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How and Why Do Crowd Surges Become Deadly?

It happened at the Houston Music Festivalfootball stadium in England, during Hajj pilgrimage to Saudi Arabiain a Chicago nightclub and innumerable other gatherings: large crowds rush for the exits, onto the playing fields, or press against the stage with such force that people are literally squeezed to death.

And it happened again, during the celebration of Halloween in the capital of South Korea, Seoulwhere the mob surged forward, the narrow street they were on acted as a vice, killing more than 140 people and injuring another 150.

Such a risk tragic caseswhich retreated when venues closed and people stayed at home due to the COVID-19 pandemic, is back.

Certainly, most events that draw large crowds occur without injury or death, and fans come and go without incident. But the ones that went horribly wrong had some things in common. Here’s a look at why this happens:


While films showing crowds desperately trying to escape suggest that most deaths may be due to trampling, in reality most people who die in crowds are suffocated.

What cannot be seen are forces so strong they can bend steel. This means that something as simple as breathing becomes impossible. People die standing, and those who fall die because the body puts so much pressure on them that breathing becomes impossible.

“While people are struggling to get up, their arms and legs are twisted together. The blood supply to the brain begins to decline,” G. Keith Steele, visiting professor of crowd science at the University of Suffolk in England, told NPR after the Astroworld crowd surge in Houston last November. “It takes 30 seconds before you pass out, and for about six minutes you’re in a state of pressure asphyxiation. This is generally the cause of death – not crushing, but suffocation.”


Survivors tell stories of being suffocated, pushed deeper under what appears to be an avalanche of flesh as others clamber over them in a desperate attempt to escape. To be pressed against doors that won’t open and fences that won’t budge.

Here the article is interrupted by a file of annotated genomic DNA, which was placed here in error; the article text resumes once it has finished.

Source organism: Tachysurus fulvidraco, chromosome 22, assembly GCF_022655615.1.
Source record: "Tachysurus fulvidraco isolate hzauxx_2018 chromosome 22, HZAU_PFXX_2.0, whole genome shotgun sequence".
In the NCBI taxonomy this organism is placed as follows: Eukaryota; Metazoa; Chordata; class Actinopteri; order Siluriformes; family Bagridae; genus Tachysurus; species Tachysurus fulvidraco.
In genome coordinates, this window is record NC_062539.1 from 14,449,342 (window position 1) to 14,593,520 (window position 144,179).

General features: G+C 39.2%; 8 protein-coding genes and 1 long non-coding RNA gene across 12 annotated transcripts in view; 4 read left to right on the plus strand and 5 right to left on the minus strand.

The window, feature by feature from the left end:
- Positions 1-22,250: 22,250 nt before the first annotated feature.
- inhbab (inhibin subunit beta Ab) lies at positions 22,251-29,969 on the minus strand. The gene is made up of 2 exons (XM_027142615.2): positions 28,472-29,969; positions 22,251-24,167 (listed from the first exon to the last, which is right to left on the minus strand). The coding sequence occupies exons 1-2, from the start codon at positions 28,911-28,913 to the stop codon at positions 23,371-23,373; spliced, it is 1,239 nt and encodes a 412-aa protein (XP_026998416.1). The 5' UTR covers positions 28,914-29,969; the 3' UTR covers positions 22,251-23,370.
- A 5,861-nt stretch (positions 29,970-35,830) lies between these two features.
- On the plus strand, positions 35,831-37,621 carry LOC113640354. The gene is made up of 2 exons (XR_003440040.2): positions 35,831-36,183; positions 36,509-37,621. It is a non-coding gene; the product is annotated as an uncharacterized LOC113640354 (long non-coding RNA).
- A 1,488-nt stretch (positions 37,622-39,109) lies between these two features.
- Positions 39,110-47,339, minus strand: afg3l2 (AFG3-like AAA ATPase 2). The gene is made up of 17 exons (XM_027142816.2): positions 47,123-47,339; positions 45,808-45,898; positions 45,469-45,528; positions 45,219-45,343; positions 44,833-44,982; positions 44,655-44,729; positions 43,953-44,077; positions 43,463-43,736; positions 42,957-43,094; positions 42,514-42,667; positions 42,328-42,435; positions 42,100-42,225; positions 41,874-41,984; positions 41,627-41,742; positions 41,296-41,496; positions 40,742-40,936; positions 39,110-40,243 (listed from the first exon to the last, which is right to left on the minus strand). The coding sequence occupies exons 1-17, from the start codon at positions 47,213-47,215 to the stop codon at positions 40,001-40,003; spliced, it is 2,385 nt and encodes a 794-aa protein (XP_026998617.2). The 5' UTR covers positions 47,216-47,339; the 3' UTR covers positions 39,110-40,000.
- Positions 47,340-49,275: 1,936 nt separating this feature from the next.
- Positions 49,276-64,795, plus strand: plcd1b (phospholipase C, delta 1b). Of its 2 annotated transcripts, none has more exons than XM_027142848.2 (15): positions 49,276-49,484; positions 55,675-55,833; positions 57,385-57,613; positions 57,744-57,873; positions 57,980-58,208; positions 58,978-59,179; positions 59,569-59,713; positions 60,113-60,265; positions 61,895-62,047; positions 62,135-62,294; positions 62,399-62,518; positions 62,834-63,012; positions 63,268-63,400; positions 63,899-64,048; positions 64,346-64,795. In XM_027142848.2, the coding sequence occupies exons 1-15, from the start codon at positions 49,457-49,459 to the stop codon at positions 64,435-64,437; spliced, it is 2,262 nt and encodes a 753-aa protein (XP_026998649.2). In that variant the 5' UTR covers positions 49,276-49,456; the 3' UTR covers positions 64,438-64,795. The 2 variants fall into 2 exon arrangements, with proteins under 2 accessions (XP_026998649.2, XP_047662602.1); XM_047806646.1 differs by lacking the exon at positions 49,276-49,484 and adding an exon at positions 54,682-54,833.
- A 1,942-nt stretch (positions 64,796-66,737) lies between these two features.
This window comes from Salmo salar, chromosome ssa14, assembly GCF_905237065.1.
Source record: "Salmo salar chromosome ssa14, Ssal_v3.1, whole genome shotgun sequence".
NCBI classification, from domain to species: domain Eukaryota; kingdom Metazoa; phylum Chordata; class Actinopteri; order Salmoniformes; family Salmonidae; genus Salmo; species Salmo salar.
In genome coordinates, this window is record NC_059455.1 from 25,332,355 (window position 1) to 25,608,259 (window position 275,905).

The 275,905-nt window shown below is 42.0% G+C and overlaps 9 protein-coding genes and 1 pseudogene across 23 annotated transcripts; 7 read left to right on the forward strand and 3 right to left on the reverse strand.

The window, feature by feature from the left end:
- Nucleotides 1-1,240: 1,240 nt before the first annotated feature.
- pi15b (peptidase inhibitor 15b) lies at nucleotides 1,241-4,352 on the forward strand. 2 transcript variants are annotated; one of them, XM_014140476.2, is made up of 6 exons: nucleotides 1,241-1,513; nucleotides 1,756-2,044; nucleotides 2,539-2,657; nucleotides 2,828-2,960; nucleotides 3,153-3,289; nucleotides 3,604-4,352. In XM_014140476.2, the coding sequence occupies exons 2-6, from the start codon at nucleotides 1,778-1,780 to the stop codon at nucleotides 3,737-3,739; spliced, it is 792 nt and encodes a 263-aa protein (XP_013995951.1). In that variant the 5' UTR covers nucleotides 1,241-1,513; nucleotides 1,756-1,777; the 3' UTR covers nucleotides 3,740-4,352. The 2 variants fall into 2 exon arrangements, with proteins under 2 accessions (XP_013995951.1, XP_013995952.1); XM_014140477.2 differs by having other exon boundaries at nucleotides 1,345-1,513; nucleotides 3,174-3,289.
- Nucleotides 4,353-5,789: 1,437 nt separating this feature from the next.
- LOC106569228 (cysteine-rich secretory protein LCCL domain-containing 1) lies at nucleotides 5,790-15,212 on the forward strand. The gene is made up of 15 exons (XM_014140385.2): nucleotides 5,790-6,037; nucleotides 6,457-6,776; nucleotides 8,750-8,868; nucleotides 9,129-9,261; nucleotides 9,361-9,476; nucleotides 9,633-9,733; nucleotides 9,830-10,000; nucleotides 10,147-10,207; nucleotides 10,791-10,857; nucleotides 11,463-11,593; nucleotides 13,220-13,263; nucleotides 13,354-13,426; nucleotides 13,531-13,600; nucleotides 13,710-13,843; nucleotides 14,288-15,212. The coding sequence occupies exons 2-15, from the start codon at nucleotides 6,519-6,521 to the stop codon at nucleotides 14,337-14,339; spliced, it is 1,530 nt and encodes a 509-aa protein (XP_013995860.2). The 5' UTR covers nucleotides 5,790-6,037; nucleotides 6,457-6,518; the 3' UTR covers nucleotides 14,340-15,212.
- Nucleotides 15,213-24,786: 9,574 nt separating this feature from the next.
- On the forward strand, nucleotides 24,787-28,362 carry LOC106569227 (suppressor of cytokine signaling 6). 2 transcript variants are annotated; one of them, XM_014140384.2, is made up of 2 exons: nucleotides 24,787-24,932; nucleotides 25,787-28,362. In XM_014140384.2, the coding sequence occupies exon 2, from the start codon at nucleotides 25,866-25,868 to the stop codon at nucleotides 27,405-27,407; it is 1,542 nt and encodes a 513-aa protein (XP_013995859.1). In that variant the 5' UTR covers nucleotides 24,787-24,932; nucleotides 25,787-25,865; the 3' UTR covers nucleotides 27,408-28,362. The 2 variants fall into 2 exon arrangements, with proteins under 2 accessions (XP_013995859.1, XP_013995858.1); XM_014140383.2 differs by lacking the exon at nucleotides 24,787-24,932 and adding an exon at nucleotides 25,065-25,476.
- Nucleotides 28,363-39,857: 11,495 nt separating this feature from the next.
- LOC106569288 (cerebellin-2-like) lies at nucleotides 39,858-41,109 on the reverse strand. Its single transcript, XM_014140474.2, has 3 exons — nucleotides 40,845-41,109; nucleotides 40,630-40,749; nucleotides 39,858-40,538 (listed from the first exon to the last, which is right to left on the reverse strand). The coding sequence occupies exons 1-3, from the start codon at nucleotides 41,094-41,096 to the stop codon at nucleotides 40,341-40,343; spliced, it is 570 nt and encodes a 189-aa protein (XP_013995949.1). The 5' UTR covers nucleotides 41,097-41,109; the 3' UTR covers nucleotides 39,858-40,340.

“Survivors described being gradually compressed, unable to move, their heads ‘clamped between arms and shoulders … faces gasping in panic,'” according to a report after the 1989 human devastation. Hillsborough Football Stadium in Sheffield, England, resulted in the deaths of almost 100 Liverpool fans. “They knew people were dying and they were helpless to save themselves.”


A Chicago nightclub erupted in 2003 after security guards used pepper spray to break up a fight. 21 people died as a result of the crowd surge. I this month in Indonesia131 people died as a result of the use of tear gas in a semi-closed stadium, causing a stampede at the exits.

In Nepal in 1988, a sudden downpour forced soccer fans to rush to the closed stadium exits, killing 93 fans. In the latest incident in South Korea, some news outlets reported that the hit-and-run occurred after a large number of people rushed to a bar after hearing that an unknown celebrity was there.

However, a British professor testifying as an expert witness in court cases involving mobs pointed to a variation on the old example of someone yelling “Fire” in a crowded movie theater. He told the AP last year that in the US, more than any other country, what would ignite such a rush for safety is the sound of something yelling, “He’s got a gun!”


Stadiums are filling up again. During the pandemic, teams have taken some creative steps to keep things looking normal during games. Cardboard figures of fans were placed in some places and the noise of the crowd was heard — a sports version of a humorous show-laughter.

However, now the crowd is back and the danger is back.

“Once you add people into the mix, there’s always going to be risk,” Steve Allen of Crowd Safety, a British consulting firm that works with major events around the world, told the AP in 2021.


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